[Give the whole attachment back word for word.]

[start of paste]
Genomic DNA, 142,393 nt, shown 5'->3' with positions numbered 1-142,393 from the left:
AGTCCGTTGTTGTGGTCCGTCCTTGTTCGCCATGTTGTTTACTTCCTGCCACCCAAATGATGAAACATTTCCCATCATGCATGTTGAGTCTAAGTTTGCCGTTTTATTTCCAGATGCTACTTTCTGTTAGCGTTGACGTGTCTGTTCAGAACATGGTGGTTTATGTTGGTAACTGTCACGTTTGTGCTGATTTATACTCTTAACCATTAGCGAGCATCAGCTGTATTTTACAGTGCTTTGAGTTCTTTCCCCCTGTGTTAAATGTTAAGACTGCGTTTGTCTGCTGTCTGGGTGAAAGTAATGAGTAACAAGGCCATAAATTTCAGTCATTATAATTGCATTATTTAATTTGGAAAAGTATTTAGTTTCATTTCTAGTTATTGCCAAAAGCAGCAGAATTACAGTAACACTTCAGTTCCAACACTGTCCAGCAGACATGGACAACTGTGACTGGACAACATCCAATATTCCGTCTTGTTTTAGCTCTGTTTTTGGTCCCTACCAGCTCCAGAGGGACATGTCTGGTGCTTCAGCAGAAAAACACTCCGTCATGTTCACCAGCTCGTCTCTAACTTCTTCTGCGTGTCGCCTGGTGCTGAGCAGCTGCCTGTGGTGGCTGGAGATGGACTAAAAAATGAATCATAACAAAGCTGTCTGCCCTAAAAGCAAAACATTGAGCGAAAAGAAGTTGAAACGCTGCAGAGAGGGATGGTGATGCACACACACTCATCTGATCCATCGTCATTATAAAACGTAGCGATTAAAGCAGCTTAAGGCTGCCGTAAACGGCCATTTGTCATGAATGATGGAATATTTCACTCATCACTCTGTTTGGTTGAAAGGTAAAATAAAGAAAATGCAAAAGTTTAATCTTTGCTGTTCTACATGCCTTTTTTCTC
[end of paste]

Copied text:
Genomic DNA, 142,393 nt, shown 5'->3' with positions numbered 1-142,393 from the left:
AGTCCGTTGTTGTGGTCCGTCCTTGTTCGCCATGTTGTTTACTTCCTGCCACCCAAATGATGAAACATTTCCCATCATGCATGTTGAGTCTAAGTTTGCCGTTTTATTTCCAGATGCTACTTTCTGTTAGCGTTGACGTGTCTGTTCAGAACATGGTGGTTTATGTTGGTAACTGTCACGTTTGTGCTGATTTATACTCTTAACCATTAGCGAGCATCAGCTGTATTTTACAGTGCTTTGAGTTCTTTCCCCCTGTGTTAAATGTTAAGACTGCGTTTGTCTGCTGTCTGGGTGAAAGTAATGAGTAACAAGGCCATAAATTTCAGTCATTATAATTGCATTATTTAATTTGGAAAAGTATTTAGTTTCATTTCTAGTTATTGCCAAAAGCAGCAGAATTACAGTAACACTTCAGTTCCAACACTGTCCAGCAGACATGGACAACTGTGACTGGACAACATCCAATATTCCGTCTTGTTTTAGCTCTGTTTTTGGTCCCTACCAGCTCCAGAGGGACATGTCTGGTGCTTCAGCAGAAAAACACTCCGTCATGTTCACCAGCTCGTCTCTAACTTCTTCTGCGTGTCGCCTGGTGCTGAGCAGCTGCCTGTGGTGGCTGGAGATGGACTAAAAAATGAATCATAACAAAGCTGTCTGCCCTAAAAGCAAAACATTGAGCGAAAAGAAGTTGAAACGCTGCAGAGAGGGATGGTGATGCACACACACTCATCTGATCCATCGTCATTATAAAACGTAGCGATTAAAGCAGCTTAAGGCTGCCGTAAACGGCCATTTGTCATGAATGATGGAATATTTCACTCATCACTCTGTTTGGTTGAAAGGTAAAATAAAGAAAATGCAAAAGTTTAATCTTTGCTGTTCTACATGCCTTTTTTCTC